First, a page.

Price wars: Celebrate with a 99-cents album this holiday season
So iTunes may have gotten the Beatles, but the battle for online supremacy in the digital downloading space is just getting started. Yes, the Apple store has a massive head start, but Amazon.com this week is taking direct aim at the spot where iTunes has shown the least flexibility: price.
Downloads of new albums from Kanye West, My Chemical Romance, Ne-Yo and Robyn are priced at $3.99, but with the aid of this handy-dandy $3 off coupon, a brand new digital download can be yours for just 99 cents. At these prices, it's almost as if music on the Internet can be had for free.
Though it's good for just one purchase, and though Amazon reserves the right to "terminate or modify this promotion" at any time, it represents a new low in the valuation of an album (there is no fine print about the deal not being utilized for sale items). It also gives Amazon a head start on Thanksgiving-weekend shoppers, committing them to a music purchase days before they would be tempted to make an impulse buy at a physical retailer this Thanksgiving weekend.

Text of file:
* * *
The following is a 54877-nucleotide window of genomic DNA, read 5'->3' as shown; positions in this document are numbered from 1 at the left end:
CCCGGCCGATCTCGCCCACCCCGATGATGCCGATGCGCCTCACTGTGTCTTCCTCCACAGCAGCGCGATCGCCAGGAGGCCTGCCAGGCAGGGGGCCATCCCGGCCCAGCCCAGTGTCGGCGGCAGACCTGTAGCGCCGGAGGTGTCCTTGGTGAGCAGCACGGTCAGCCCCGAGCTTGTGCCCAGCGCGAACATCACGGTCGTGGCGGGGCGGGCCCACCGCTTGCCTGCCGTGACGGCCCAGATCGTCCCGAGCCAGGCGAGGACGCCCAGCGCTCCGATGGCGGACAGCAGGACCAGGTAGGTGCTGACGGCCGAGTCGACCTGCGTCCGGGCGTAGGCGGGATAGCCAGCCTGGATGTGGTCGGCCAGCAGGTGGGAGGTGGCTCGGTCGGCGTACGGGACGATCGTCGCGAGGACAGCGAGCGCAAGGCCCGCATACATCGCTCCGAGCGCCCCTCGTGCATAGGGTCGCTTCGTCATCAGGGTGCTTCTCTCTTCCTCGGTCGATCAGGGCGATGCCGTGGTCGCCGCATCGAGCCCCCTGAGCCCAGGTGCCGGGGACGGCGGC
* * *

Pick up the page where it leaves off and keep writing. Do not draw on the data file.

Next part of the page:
The trend at Amazon's biggest competitor -- and the world's largest seller of music -- has been the opposite. A non-deluxe edition of My Chemical Romance's "Danger Days: The True Lives of the Fabulous Killjoys," for instance, is retailing for $11.99 at iTunes.
Recent releases are getting an even bigger discount. As of Tuesday, the John Legend and the Roots collaboration "Wake Up!" is priced at $1.99 at Amazon. Over at iTunes, it's still comfortably priced at $9.99.
Apple's iTunes store, which controls about 70% of all music sold digitally, according to market research company NPD Group, has never engaged in a price war with Amazon. Pop & Hiss has put the question out to some who work in music retail and distribution, and the answer given has been consistent. The simple dominance of the iTunes store doesn't necessitate a need to lower prices they say. Amazon, however, owns a much smaller 12% of the digital download space, according to NPD, and such deals generate, well, press, as well as boost the company's market share.
On a side note, the digital editions of Kanye's album on iTunes and Amazon appear to come with the much-discussed "phoenix" cover, a piece of artwork West said was "banned in the USA!!!"
-- Todd Martens